Yesterday I submitted my PhD – a practice-led doctoral thesis in Creative Writing – to Newcastle University. The result of three and a half years of work, I began the research project formally in September 2015, first plotting it in the winter of 2014.
The Poets’ Hyem is an exploration of what it means to generate poetic placemaking in England’s North-East. A critical exegesis analyses four postwar poets, making a case for International Regionalism as a hallmark of modern poetry written about the area since the mid-twentieth century. The second – and majority – component of the thesis, Errata Slip for a Northern Town, is the manuscript for my first full-length collection of poetry, which I hope to have published as a book in the near future.
I’m hopeful that at viva, in the spring, it will make a sufficiently original contribution to knowledge and not require major amendments. From my current vantage (which, I admit, may be coloured by the glow of having handed in), the thesis makes for a robust addition to discourses surrounding place and poetry, and has the potential to catalyse further work — either by myself, in a post-doc capacity, or by other researchers interested in regionalism and writing belonging to Bernicia.
Submitting a PhD comes with a kaleidoscope of emotions. I feel relieved to have finally handed the thing in, for it to (temporarily) not be of concern, but I also feel pretty melancholic. This is probably compounded by the anti-climatic nature of actually submitting the documents: I took two soft-bound copies and a USB stick to a centralised drop-off point at the university and was given a receipt. Quite a clinical, formulaic transaction, really. No bells or whistles, no banners and balloons.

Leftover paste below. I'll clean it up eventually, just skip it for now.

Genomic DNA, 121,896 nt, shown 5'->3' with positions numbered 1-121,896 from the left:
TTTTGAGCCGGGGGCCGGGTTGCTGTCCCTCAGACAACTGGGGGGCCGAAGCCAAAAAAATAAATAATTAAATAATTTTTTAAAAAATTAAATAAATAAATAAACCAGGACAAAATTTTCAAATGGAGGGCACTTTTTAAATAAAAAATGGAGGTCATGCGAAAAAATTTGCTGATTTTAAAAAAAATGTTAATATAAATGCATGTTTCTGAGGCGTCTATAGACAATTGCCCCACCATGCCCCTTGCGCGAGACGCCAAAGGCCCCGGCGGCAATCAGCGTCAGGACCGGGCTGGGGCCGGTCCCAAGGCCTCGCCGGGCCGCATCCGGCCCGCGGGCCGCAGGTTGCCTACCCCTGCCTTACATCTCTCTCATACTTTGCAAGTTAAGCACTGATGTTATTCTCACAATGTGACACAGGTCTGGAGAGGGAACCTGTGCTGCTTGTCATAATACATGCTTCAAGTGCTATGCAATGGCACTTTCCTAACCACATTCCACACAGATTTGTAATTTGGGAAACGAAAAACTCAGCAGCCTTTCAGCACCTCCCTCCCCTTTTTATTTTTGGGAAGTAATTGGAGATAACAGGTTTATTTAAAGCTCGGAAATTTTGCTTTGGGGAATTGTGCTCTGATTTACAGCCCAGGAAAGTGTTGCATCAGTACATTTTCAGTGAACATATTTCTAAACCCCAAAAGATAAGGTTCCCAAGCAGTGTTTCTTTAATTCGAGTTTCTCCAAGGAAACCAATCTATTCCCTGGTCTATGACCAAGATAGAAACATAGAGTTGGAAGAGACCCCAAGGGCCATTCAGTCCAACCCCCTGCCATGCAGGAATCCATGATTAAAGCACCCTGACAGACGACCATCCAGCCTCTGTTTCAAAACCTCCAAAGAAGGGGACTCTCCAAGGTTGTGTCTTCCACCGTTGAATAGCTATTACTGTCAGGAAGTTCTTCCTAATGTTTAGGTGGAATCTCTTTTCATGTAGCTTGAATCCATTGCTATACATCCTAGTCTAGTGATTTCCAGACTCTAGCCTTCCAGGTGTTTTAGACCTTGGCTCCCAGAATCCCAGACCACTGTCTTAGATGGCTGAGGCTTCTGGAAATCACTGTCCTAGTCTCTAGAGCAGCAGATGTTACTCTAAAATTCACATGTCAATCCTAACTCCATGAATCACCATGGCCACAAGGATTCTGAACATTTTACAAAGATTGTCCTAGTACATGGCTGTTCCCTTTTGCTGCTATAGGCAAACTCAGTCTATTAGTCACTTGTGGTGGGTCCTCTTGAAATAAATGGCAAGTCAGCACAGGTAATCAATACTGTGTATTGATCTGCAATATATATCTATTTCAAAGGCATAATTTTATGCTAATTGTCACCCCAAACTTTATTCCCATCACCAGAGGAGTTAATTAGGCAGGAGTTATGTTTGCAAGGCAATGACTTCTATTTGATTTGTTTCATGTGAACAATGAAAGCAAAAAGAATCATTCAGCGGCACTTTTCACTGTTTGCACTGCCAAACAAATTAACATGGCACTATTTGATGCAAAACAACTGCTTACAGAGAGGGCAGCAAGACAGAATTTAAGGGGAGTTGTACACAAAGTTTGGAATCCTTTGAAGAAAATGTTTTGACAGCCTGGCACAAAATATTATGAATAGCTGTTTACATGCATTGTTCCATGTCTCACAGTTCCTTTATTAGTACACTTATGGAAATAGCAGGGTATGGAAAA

I sat for a while afterwards in the Town Mouse and had a few pints. Did I feel less burdened or more, having jettisoned this significant portion of my adult life? I don’t really know yet, to be honest. I do think that my work is intelligent, nuanced and of doctoral standard. I have faith in my poems: they read well as a cohesive whole. Insofar as I have contributed to discourse, I feel that my critical argument – what I am calling a polyparochial poetics – is in keeping with the zeitgeist. In short, I think the PhD will set me up well and has value beyond Newcastle University and the North-East of England.
But I’m also not naïve enough to think there won’t be rough patches ahead. Notwithstanding the elephant in the room (the ‘B’ word), a PhD is by no means a golden ticket to a career in academia. If being part of a DTP (Doctoral Training Partnership) has shown me anything, it’s that there are hundreds, thousands, of highly talented ECRs (Early Career Researchers) out there, all vying for a limited pool of fellowships, lectureships and post-doctoral positions.
So, significant groundwork has been laid, but what gets built on it remains to be seen. I will write again after the viva, hopefully in late April, but for the time being I’m going to let all of this compost through my brain and work out where it might take me next.